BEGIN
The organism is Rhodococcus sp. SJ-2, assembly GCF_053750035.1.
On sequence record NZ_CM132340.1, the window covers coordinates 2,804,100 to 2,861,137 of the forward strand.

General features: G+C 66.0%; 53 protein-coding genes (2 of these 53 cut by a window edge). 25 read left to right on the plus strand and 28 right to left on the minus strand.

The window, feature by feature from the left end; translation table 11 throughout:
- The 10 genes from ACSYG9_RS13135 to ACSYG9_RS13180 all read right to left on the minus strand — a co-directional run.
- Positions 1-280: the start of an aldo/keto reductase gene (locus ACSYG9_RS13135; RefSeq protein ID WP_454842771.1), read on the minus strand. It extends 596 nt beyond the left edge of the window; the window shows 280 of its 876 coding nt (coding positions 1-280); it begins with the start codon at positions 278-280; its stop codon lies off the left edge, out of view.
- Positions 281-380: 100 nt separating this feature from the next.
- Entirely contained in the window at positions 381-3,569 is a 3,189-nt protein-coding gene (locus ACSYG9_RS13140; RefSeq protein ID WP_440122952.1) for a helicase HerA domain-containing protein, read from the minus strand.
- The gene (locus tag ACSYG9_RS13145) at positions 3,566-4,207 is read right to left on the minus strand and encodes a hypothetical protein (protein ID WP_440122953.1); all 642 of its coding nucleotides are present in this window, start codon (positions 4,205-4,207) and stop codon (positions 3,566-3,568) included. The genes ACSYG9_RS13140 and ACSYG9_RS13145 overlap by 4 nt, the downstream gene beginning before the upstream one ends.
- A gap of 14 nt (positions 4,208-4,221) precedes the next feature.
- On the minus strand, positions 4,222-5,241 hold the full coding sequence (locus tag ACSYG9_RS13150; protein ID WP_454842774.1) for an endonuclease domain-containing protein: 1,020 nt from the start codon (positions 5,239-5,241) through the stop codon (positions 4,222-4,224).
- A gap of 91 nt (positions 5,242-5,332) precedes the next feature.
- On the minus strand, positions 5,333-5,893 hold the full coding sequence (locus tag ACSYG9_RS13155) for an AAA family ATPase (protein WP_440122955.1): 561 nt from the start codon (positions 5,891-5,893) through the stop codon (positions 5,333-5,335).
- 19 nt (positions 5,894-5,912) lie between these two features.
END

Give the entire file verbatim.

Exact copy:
The organism is Rhodococcus sp. SJ-2, assembly GCF_053750035.1.
On sequence record NZ_CM132340.1, the window covers coordinates 2,804,100 to 2,861,137 of the forward strand.

General features: G+C 66.0%; 53 protein-coding genes (2 of these 53 cut by a window edge). 25 read left to right on the plus strand and 28 right to left on the minus strand.

The window, feature by feature from the left end; translation table 11 throughout:
- The 10 genes from ACSYG9_RS13135 to ACSYG9_RS13180 all read right to left on the minus strand — a co-directional run.
- Positions 1-280: the start of an aldo/keto reductase gene (locus ACSYG9_RS13135; RefSeq protein ID WP_454842771.1), read on the minus strand. It extends 596 nt beyond the left edge of the window; the window shows 280 of its 876 coding nt (coding positions 1-280); it begins with the start codon at positions 278-280; its stop codon lies off the left edge, out of view.
- Positions 281-380: 100 nt separating this feature from the next.
- Entirely contained in the window at positions 381-3,569 is a 3,189-nt protein-coding gene (locus ACSYG9_RS13140; RefSeq protein ID WP_440122952.1) for a helicase HerA domain-containing protein, read from the minus strand.
- The gene (locus tag ACSYG9_RS13145) at positions 3,566-4,207 is read right to left on the minus strand and encodes a hypothetical protein (protein ID WP_440122953.1); all 642 of its coding nucleotides are present in this window, start codon (positions 4,205-4,207) and stop codon (positions 3,566-3,568) included. The genes ACSYG9_RS13140 and ACSYG9_RS13145 overlap by 4 nt, the downstream gene beginning before the upstream one ends.
- A gap of 14 nt (positions 4,208-4,221) precedes the next feature.
- On the minus strand, positions 4,222-5,241 hold the full coding sequence (locus tag ACSYG9_RS13150; protein ID WP_454842774.1) for an endonuclease domain-containing protein: 1,020 nt from the start codon (positions 5,239-5,241) through the stop codon (positions 4,222-4,224).
- A gap of 91 nt (positions 5,242-5,332) precedes the next feature.
- On the minus strand, positions 5,333-5,893 hold the full coding sequence (locus tag ACSYG9_RS13155) for an AAA family ATPase (protein WP_440122955.1): 561 nt from the start codon (positions 5,891-5,893) through the stop codon (positions 5,333-5,335).
- 19 nt (positions 5,894-5,912) lie between these two features.